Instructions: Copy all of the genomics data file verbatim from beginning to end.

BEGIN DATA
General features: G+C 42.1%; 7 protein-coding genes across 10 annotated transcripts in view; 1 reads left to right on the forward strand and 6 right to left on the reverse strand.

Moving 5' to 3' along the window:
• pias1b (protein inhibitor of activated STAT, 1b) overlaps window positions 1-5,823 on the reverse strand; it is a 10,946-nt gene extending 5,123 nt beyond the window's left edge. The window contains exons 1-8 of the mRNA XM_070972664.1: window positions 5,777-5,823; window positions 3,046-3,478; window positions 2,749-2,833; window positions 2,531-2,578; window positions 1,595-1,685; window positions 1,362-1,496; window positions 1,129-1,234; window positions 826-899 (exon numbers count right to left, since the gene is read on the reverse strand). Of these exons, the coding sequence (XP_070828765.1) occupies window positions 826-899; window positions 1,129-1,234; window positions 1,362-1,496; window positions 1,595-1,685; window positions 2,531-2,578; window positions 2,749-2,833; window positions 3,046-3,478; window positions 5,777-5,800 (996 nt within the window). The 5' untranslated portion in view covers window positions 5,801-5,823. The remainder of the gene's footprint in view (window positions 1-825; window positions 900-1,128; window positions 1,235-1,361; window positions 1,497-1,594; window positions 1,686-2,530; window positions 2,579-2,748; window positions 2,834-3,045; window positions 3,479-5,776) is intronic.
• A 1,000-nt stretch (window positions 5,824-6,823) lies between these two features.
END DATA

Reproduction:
General features: G+C 42.1%; 7 protein-coding genes across 10 annotated transcripts in view; 1 reads left to right on the forward strand and 6 right to left on the reverse strand.

Moving 5' to 3' along the window:
• pias1b (protein inhibitor of activated STAT, 1b) overlaps window positions 1-5,823 on the reverse strand; it is a 10,946-nt gene extending 5,123 nt beyond the window's left edge. The window contains exons 1-8 of the mRNA XM_070972664.1: window positions 5,777-5,823; window positions 3,046-3,478; window positions 2,749-2,833; window positions 2,531-2,578; window positions 1,595-1,685; window positions 1,362-1,496; window positions 1,129-1,234; window positions 826-899 (exon numbers count right to left, since the gene is read on the reverse strand). Of these exons, the coding sequence (XP_070828765.1) occupies window positions 826-899; window positions 1,129-1,234; window positions 1,362-1,496; window positions 1,595-1,685; window positions 2,531-2,578; window positions 2,749-2,833; window positions 3,046-3,478; window positions 5,777-5,800 (996 nt within the window). The 5' untranslated portion in view covers window positions 5,801-5,823. The remainder of the gene's footprint in view (window positions 1-825; window positions 900-1,128; window positions 1,235-1,361; window positions 1,497-1,594; window positions 1,686-2,530; window positions 2,579-2,748; window positions 2,834-3,045; window positions 3,479-5,776) is intronic.
• A 1,000-nt stretch (window positions 5,824-6,823) lies between these two features.